Electronic Thesis and Dissertation Repository

Thesis Format

Monograph

Degree

Master of Science

Program

Physiology and Pharmacology

Supervisor

Stathopulos, Peter B.

2nd Supervisor

Feng, Qingping

Co-Supervisor

Abstract

Stromal-interaction molecule 2 (STIM2) is an endoplasmic reticulum (ER) membrane-inserted Ca2+-sensing protein which, together with the plasma membrane Ca2+ channel Orai1, regulates basal Ca2+ homeostasis and store-operated Ca2+ entry (SOCE). Recent evidence suggests that S-nitrosylation, which is the covalent attachment of a nitric oxide (NO) moiety to a cysteine thiol, can attenuate the function of the paralog STIM1 protein. Compared to STIM1, STIM2 also functions as a basal Ca2+ homeostatic feedback regulator. Therefore, the objective of my study was to evaluate the susceptibility of STIM2 to S-nitrosylation and the effects that this modification has on basal Ca2+ homeostasis, which is uniquely controlled by STIM2, as well as SOCE, which is regulated by both STIM1 and STIM2. Recombinant wildtype and Cys-mutated human STIM2 Ca2+ sensing luminal domain proteins were treated with either excess NO donor, S-nitrosoglutathione (GSNO), to promote S-nitrosylation or dithiolthreitol (DTT), to maintain reduced sulfhydryls as controls, to determine the effect of S-nitrosylation on the biophysical properties of the domain. Fura-2-AM ratiometric fluorimetry was used to probe basal Ca2+ and SOCE in mammalian HEK293T cells transiently co-overexpressing enhanced green fluorescent protein fused to Orai1 (i.e. eGFP-Orai1) and mCherry tagged full length STIM2 (i.e. mChSTIM2) variants in the presence or absence of excess NO. My data revealed that excess NO thermally and thermodynamically stabilized the full luminal domain of STIM2 in a Cys-dependent manner. Structurally, I found that excess NO alters the structure of the highly conserved core Ca2+ sensing region of STIM2 despite the S-nitrosylation sites being far in sequence space. Moreover, my data suggests that all three modifiable Cys sulfhydryls within the variable N-terminal region of STIM2 can contribute to enhanced luminal domain stabilization in the presence of excess NO. Consistent with the observed stabilization in vitro, I found that the basal Ca2+ and SOCE regulating function of STIM2 was suppressed in the full-length molecular context when live cells were exposed to exogenous NO. Taken together, this study reveals novel molecular insights into S-nitrosylation-mediated regulation of STIM2 structure and function via NO exposure, and is a first step towards understanding the complex role that NO may play in the regulation of cellular Ca2+.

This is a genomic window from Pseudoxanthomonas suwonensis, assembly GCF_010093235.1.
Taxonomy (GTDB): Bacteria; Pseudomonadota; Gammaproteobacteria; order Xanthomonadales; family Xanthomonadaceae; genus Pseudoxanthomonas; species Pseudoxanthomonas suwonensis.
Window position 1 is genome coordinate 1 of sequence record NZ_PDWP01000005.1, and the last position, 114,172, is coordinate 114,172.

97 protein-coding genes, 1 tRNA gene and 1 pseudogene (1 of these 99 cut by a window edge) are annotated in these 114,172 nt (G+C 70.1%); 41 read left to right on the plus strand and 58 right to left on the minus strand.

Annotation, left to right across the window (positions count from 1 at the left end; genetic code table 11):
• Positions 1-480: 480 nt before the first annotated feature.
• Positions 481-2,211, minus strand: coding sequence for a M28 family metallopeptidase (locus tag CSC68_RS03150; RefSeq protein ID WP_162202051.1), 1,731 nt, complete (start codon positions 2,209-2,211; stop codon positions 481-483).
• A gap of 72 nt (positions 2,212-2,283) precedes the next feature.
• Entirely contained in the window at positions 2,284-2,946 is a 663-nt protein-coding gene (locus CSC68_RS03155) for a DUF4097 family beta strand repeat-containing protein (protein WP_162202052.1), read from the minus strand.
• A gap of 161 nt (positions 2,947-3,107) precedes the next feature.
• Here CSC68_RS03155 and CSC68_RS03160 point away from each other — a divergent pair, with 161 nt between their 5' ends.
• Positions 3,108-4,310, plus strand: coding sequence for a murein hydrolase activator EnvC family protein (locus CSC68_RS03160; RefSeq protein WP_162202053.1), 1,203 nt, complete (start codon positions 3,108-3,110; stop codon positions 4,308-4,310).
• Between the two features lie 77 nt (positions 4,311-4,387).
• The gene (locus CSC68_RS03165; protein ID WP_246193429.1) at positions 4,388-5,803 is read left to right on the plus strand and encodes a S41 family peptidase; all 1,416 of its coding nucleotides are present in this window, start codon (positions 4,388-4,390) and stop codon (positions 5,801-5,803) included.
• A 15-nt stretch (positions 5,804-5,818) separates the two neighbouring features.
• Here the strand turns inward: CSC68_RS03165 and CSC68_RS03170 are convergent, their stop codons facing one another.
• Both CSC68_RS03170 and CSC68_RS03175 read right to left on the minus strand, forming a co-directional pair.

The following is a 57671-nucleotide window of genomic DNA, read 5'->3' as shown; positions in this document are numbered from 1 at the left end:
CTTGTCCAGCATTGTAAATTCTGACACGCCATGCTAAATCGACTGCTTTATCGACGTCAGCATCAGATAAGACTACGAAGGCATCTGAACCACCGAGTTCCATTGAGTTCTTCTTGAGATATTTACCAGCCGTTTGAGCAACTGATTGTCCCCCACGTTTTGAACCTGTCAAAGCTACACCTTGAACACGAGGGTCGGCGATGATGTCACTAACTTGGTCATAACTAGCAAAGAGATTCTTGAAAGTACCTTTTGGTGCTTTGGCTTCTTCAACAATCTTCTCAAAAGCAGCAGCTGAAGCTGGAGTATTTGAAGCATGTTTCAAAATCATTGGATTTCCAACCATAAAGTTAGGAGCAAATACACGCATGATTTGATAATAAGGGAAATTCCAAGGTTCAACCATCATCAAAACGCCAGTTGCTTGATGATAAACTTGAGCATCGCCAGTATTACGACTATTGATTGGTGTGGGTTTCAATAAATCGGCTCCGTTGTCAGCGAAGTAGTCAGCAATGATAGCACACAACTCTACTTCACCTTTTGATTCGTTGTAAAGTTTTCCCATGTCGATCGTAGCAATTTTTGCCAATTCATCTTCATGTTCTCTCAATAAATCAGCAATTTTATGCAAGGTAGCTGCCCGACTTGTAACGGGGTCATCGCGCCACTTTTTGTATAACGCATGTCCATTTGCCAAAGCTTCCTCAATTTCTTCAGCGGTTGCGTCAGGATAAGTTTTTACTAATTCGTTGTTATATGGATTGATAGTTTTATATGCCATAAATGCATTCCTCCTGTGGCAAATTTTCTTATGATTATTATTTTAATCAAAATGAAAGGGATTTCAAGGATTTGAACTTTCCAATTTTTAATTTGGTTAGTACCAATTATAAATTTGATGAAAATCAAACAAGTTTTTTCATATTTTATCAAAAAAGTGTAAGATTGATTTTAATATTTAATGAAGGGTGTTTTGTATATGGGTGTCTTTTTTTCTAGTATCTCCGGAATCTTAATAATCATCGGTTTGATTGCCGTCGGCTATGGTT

Summary for Lay Audience

Stromal-interaction molecule 2 (STIM2) is an endoplasmic reticulum (ER) membrane-inserted Ca2+-sensing protein, which, together with the plasma membrane Ca2+ channel Orai1, regulates basal Ca2+ homeostasis and store-operated Ca2+ entry (SOCE). Recent evidence suggests that S-nitrosylation, or the covalent attachment of nitric oxide (NO) to a cysteine thiol, can attenuate the function of Ca2+ sensing proteins by enhancing stability. Therefore, the objective of my study was to evaluate the susceptibility of STIM2 to S-nitrosylation and the effects this modification has on basal Ca2+ homeostasis and SOCE. To determine the effect S-nitrosylation has on STIM2 stability, recombinant wildtype and Cys-mutated STIM2 Ca2+-sensing luminal domain proteins were treated with the excess NO donor, S-nitrosoglutathione (GSNO), to promote S-nitrosylation, or dithiolthreitol (DTT), to maintain reduced sulfhydryls as controls. Fura-2-AM ratiometric fluorimetry was used to probe basal Ca2+ and SOCE in mammalian HEK293T cells transiently co-overexpressing enhanced green fluorescent protein fused to Orai1 (i.e. eGFP-Orai1) and mCherry tagged full-length STIM2 (i.e. mChSTIM2) variants in the presence or absence of excess NO. My data reveals S-nitrosylation stabilizes the STIM2 luminal region in a Cys-specific manner concomitant with marked structural changes. These structural changes are highly localized on one side of the Ca2+sensing region of STIM2. Furthermore, overnight incubation with GSNO to mammalian cells co-overexpressing wildtype mChSTIM2 and eGFP-Orai1 significantly attenuated both basal Ca2+ and SOCE. My study reveals novel molecular insights into S-nitrosylation-mediated regulation of STIM2 via NO exposure, and is a first step towards developing therapeutic agents to treat pathologies with aberrant Ca2+ homeostasis.

Available for download on Wednesday, January 01, 2020

Share

COinS